... count of years Dingwell might be in the early forties. Many little wrinkles radiated fanlike from the corners of his eyes. But whatever his age time had not tamed him. In the cock of those same steel-blue eyes was something jaunty, something almost debonair, that carried one back to a youth of care-free rioting in a land of sunshine. Not that Mr. Dingwell was given to futile dissipations. He had the reputation of a responsible ranchman. But it is not to be denied ...
— The Sheriff's Son • William MacLeod Raine

... "Cock-a-doodle-do! Ain't it nice to have a sweet temper," loudly remarked Andrew, as he stood aside. "He just is a purple plum. He's the kind of old cove I'd like to get real narked and then scoot. Wouldn't he splutter and think himself Lord ...
— Some Everyday Folk and Dawn • Miles Franklin

... swift hours fly Till the reddening sky Gives warning of daylight near. Then the first cock crow Sends them huddling below To ...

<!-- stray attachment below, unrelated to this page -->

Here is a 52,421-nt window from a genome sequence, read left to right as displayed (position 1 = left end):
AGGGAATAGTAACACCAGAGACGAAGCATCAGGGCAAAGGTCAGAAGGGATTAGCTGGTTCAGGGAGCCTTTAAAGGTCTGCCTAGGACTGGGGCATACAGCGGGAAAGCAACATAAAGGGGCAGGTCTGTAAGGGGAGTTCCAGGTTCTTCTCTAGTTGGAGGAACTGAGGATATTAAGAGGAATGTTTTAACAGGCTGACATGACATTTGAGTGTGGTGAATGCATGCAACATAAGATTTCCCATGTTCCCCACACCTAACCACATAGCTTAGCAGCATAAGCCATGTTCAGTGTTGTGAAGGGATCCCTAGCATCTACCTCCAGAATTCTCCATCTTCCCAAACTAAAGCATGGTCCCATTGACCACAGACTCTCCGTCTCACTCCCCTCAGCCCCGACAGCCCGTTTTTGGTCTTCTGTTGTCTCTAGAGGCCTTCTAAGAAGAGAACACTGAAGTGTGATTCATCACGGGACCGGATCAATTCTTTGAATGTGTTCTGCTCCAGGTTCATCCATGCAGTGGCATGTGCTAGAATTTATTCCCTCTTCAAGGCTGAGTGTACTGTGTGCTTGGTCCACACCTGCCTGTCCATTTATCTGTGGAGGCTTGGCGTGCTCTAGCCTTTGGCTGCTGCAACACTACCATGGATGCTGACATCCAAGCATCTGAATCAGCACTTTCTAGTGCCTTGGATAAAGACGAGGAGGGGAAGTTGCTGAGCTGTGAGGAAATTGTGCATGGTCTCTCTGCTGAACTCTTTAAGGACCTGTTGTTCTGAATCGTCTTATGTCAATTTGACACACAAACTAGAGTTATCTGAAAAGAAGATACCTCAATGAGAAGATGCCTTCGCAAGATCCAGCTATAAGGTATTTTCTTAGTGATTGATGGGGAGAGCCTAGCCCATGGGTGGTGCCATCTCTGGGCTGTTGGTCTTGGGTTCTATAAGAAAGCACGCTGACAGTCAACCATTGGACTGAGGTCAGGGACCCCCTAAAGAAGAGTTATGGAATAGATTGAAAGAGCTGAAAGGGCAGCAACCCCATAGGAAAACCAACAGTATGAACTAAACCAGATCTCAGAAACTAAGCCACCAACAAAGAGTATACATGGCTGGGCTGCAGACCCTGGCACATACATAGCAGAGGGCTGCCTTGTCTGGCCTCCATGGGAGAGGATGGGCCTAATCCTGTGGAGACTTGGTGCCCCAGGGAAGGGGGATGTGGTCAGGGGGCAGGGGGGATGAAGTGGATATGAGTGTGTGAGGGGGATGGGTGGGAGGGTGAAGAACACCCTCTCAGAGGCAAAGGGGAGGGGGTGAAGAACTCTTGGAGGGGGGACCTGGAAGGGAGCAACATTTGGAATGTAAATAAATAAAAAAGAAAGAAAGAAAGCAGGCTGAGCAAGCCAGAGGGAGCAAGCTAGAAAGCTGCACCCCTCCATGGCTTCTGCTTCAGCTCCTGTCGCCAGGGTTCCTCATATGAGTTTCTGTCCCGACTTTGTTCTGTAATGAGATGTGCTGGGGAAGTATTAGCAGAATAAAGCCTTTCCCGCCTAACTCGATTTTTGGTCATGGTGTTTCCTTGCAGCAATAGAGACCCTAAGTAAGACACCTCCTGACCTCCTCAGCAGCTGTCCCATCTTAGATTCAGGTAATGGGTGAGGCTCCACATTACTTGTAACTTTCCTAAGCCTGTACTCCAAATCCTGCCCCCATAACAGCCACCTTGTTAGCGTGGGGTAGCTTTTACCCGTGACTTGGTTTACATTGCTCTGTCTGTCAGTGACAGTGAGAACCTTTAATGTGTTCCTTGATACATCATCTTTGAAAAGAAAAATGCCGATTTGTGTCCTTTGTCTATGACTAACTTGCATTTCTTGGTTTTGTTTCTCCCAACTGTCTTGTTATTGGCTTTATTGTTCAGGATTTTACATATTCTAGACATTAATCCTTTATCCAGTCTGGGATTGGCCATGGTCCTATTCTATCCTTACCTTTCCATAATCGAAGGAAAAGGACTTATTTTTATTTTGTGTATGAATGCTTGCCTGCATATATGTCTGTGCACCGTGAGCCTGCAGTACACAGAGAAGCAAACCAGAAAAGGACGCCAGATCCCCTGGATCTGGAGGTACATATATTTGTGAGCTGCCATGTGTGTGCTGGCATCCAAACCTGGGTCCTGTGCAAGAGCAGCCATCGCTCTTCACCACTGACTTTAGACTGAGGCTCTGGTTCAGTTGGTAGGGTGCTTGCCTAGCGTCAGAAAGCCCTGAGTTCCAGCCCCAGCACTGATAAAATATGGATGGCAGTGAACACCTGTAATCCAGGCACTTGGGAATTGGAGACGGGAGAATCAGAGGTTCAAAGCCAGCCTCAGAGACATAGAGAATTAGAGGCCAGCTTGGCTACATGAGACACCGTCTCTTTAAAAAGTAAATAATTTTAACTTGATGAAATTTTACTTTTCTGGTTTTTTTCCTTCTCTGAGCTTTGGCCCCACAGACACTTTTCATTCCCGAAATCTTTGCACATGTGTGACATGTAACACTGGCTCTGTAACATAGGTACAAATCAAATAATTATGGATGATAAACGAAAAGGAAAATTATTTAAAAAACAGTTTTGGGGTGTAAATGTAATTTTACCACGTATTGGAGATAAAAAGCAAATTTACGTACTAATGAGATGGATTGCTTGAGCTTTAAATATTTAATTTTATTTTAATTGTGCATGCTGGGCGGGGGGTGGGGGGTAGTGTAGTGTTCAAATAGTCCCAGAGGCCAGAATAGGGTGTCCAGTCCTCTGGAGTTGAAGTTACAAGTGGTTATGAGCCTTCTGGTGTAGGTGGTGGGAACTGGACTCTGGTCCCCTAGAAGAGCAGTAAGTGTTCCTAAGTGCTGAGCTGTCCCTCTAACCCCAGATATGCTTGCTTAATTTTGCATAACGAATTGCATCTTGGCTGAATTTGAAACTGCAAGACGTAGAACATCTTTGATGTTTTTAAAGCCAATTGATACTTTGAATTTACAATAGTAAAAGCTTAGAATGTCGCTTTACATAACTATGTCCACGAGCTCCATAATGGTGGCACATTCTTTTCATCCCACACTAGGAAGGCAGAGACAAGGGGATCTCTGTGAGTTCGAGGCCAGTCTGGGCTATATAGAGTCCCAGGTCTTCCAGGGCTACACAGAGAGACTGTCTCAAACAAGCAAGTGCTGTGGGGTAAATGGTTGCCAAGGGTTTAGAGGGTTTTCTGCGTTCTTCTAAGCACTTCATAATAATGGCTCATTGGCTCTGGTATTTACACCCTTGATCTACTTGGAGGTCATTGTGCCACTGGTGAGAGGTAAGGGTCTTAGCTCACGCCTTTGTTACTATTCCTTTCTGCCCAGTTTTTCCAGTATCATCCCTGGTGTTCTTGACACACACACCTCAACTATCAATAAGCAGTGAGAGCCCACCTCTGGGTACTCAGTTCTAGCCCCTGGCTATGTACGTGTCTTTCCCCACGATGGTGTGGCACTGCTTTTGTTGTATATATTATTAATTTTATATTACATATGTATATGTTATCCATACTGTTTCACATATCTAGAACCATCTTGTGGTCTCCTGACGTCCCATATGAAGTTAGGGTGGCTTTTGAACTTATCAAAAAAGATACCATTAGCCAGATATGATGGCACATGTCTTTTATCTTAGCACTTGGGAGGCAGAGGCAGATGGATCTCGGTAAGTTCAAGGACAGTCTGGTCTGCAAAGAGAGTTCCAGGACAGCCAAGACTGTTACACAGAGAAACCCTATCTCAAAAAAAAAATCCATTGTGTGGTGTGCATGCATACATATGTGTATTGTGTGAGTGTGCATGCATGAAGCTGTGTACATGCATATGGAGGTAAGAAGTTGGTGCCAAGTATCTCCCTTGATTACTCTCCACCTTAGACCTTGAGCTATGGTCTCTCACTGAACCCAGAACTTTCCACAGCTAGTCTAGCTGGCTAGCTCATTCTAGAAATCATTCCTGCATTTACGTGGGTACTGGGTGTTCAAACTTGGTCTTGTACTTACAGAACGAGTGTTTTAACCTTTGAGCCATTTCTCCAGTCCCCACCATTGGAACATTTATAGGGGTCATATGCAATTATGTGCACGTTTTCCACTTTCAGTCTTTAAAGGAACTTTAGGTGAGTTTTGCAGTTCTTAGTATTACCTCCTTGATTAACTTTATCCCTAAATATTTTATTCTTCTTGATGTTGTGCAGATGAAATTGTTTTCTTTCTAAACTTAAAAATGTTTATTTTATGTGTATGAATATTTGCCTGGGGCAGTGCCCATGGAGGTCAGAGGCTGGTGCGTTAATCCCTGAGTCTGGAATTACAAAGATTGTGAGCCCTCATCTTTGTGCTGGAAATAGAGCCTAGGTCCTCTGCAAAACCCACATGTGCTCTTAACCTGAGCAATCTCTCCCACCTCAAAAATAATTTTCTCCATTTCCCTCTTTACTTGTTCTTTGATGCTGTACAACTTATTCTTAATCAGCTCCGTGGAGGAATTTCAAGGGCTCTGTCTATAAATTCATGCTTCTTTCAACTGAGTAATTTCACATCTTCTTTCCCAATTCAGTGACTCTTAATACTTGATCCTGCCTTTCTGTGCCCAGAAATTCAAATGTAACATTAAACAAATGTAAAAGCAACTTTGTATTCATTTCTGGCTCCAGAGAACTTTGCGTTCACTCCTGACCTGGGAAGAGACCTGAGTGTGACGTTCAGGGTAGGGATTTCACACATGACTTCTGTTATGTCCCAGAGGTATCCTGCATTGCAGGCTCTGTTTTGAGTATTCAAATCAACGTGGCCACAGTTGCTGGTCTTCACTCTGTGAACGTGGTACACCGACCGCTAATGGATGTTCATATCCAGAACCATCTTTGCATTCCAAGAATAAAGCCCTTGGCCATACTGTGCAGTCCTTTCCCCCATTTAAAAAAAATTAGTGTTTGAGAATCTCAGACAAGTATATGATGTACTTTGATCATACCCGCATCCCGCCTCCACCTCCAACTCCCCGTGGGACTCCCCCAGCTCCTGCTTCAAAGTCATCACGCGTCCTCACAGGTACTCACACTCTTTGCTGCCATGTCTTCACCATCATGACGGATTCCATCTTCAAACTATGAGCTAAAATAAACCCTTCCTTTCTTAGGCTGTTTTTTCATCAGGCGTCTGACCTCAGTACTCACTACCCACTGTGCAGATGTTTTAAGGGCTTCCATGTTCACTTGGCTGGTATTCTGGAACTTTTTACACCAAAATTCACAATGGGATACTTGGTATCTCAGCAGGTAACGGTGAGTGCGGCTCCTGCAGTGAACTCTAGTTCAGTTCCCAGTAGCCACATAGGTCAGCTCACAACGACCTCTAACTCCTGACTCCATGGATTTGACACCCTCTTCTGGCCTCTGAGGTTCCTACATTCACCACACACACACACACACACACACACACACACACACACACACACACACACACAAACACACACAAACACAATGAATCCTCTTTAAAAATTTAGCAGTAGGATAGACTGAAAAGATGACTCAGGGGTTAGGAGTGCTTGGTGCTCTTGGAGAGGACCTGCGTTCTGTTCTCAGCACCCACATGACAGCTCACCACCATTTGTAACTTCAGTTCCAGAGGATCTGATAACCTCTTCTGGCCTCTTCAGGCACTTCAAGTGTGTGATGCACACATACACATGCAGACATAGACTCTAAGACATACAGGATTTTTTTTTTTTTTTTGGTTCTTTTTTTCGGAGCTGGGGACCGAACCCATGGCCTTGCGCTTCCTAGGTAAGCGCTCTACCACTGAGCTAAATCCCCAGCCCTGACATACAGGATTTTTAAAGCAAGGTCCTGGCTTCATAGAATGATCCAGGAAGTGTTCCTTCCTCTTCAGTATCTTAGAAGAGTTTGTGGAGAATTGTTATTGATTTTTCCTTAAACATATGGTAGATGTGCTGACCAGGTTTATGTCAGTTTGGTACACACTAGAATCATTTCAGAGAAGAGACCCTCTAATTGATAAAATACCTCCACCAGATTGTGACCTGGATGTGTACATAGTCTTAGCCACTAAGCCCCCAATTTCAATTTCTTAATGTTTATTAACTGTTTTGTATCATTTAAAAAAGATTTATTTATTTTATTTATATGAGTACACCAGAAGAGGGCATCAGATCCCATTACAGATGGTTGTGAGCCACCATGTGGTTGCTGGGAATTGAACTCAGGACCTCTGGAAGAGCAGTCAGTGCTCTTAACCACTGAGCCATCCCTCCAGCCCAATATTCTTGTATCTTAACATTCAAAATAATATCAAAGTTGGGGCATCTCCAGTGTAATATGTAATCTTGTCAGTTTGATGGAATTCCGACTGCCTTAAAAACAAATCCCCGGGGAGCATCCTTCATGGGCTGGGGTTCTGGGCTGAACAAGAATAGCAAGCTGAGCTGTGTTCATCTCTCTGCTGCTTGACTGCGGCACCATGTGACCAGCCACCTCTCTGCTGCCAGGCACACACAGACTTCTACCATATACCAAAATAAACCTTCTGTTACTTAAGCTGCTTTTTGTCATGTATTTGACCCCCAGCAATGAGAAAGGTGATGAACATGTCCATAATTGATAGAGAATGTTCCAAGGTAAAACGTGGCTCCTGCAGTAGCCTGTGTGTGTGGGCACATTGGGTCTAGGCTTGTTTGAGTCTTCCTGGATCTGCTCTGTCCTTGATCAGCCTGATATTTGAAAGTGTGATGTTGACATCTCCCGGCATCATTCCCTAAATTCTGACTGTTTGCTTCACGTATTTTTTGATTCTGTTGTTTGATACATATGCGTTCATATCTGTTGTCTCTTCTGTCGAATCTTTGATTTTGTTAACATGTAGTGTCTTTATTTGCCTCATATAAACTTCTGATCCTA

— The Pianolist - A Guide for Pianola Players • Gustav Kobb

... becomes of the Irish mutining.[566] But he doth seriously bethink him whether Of the gull'd people he be more esteem'd For his long cloak or for[567] his great black feather By which each gull is now a gallant deem'd; Or of a journey he deliberates To Paris-garden, Cock-pit, or the play; Or how to steal a dog he meditates, Or what he shall unto his mistress say. Yet with these thoughts he thinks himself most fit To be of counsel ...
— The Works of Christopher Marlowe, Vol. 3 (of 3) • Christopher Marlowe

... cock-eyed devil," began the woman, evidently flattered by this pursuit; but catching sight of me, she shrieked viciously, ...